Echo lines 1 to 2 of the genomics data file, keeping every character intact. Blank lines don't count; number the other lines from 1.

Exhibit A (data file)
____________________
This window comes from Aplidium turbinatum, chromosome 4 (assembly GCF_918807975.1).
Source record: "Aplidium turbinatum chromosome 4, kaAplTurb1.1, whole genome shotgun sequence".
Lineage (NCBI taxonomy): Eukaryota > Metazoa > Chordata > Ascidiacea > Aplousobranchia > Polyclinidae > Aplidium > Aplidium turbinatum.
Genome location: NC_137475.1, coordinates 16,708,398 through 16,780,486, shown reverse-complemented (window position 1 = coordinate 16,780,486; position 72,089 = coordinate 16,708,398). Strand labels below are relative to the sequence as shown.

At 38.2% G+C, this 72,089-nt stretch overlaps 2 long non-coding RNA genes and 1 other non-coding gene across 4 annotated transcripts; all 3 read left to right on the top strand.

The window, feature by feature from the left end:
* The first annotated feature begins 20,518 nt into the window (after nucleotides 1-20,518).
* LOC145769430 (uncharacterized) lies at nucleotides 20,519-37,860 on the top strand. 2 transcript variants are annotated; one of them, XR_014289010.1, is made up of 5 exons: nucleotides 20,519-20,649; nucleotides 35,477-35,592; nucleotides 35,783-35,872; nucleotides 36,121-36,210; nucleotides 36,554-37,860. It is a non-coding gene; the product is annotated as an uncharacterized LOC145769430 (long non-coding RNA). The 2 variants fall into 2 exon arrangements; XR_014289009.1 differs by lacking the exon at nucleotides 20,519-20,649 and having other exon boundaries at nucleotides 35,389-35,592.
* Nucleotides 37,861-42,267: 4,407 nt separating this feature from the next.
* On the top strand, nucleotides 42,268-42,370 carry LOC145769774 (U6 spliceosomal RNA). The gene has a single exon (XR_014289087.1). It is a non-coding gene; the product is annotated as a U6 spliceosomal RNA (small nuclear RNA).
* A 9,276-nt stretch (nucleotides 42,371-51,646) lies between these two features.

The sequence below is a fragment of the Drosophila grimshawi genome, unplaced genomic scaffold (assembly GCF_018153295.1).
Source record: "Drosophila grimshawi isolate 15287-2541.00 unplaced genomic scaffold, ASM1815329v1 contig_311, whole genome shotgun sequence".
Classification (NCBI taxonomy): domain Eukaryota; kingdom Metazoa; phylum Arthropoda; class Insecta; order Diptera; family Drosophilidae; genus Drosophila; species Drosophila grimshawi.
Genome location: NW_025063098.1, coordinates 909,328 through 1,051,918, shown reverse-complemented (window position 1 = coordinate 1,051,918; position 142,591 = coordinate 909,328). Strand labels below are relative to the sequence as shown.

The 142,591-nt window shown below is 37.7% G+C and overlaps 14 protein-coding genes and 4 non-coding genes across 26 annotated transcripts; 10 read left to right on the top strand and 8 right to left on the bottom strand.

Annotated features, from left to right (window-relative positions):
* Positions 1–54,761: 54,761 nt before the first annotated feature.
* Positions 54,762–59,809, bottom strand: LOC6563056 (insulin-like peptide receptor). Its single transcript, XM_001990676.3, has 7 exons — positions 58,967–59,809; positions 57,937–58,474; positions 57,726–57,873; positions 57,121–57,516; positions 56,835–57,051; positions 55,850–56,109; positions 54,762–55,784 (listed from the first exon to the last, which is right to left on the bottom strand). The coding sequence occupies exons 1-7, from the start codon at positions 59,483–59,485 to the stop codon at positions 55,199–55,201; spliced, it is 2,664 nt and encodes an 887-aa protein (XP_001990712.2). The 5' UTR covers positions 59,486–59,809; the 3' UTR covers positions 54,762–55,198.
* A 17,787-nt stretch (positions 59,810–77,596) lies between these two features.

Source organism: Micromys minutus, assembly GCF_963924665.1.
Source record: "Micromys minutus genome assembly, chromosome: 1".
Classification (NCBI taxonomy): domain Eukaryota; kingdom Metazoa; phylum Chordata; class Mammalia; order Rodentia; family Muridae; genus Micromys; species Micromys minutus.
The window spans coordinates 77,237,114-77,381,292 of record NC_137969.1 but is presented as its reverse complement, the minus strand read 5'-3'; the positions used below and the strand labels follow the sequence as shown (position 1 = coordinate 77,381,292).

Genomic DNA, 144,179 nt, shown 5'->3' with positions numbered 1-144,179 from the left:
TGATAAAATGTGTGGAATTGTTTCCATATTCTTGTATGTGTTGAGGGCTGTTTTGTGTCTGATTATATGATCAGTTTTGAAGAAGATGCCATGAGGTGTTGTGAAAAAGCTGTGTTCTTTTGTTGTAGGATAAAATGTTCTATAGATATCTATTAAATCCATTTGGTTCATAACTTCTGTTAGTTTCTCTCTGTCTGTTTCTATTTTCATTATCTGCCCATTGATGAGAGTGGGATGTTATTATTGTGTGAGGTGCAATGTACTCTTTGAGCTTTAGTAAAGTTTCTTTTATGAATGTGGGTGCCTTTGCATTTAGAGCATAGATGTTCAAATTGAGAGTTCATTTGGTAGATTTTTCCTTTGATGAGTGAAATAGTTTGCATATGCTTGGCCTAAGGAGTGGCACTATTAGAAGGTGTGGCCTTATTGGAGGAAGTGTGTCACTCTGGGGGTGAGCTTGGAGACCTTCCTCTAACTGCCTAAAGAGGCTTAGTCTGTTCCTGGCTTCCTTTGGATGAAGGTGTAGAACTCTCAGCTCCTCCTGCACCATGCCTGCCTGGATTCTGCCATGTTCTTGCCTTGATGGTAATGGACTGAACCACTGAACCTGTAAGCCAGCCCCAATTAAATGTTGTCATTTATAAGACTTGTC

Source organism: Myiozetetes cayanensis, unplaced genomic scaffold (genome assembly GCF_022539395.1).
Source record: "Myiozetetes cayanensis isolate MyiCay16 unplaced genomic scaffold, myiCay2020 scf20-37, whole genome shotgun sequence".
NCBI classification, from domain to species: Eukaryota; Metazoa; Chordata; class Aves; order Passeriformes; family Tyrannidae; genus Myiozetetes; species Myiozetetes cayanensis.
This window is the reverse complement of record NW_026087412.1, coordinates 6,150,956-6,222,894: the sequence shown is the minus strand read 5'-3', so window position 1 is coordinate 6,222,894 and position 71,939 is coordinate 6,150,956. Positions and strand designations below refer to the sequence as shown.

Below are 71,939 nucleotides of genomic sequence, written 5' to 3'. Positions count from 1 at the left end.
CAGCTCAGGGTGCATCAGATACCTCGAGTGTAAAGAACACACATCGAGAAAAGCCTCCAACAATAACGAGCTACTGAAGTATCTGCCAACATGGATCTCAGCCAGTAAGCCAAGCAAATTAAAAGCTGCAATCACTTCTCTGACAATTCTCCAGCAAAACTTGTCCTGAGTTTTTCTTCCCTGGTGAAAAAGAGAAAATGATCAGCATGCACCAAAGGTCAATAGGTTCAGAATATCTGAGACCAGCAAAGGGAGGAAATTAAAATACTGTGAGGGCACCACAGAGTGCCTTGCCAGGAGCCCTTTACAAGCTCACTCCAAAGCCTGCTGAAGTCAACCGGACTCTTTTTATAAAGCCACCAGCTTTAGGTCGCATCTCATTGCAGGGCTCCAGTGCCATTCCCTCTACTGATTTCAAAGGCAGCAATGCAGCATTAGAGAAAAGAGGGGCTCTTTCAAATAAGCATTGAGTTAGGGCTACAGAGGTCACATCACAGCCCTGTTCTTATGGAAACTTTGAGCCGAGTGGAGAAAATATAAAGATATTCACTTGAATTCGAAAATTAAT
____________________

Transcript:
This window comes from Aplidium turbinatum, chromosome 4 (assembly GCF_918807975.1).
Source record: "Aplidium turbinatum chromosome 4, kaAplTurb1.1, whole genome shotgun sequence".